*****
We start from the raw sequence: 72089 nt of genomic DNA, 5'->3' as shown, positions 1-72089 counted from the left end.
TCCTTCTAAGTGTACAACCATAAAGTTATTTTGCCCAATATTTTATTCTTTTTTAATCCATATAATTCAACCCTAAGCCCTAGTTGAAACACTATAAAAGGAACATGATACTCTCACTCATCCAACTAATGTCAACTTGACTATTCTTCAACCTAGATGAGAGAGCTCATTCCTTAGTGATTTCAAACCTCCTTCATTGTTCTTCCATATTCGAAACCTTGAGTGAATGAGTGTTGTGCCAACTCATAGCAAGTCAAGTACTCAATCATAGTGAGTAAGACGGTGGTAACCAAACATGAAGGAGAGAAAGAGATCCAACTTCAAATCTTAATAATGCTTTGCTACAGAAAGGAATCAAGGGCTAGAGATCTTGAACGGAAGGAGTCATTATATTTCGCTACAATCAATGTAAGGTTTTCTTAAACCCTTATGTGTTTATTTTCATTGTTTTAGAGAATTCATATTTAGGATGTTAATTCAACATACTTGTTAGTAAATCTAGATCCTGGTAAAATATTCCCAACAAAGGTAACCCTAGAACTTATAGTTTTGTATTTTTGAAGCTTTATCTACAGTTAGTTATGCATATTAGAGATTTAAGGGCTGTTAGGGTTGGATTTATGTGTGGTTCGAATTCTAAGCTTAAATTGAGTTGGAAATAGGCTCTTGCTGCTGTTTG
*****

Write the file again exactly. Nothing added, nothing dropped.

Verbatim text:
We start from the raw sequence: 72089 nt of genomic DNA, 5'->3' as shown, positions 1-72089 counted from the left end.
TCCTTCTAAGTGTACAACCATAAAGTTATTTTGCCCAATATTTTATTCTTTTTTAATCCATATAATTCAACCCTAAGCCCTAGTTGAAACACTATAAAAGGAACATGATACTCTCACTCATCCAACTAATGTCAACTTGACTATTCTTCAACCTAGATGAGAGAGCTCATTCCTTAGTGATTTCAAACCTCCTTCATTGTTCTTCCATATTCGAAACCTTGAGTGAATGAGTGTTGTGCCAACTCATAGCAAGTCAAGTACTCAATCATAGTGAGTAAGACGGTGGTAACCAAACATGAAGGAGAGAAAGAGATCCAACTTCAAATCTTAATAATGCTTTGCTACAGAAAGGAATCAAGGGCTAGAGATCTTGAACGGAAGGAGTCATTATATTTCGCTACAATCAATGTAAGGTTTTCTTAAACCCTTATGTGTTTATTTTCATTGTTTTAGAGAATTCATATTTAGGATGTTAATTCAACATACTTGTTAGTAAATCTAGATCCTGGTAAAATATTCCCAACAAAGGTAACCCTAGAACTTATAGTTTTGTATTTTTGAAGCTTTATCTACAGTTAGTTATGCATATTAGAGATTTAAGGGCTGTTAGGGTTGGATTTATGTGTGGTTCGAATTCTAAGCTTAAATTGAGTTGGAAATAGGCTCTTGCTGCTGTTTG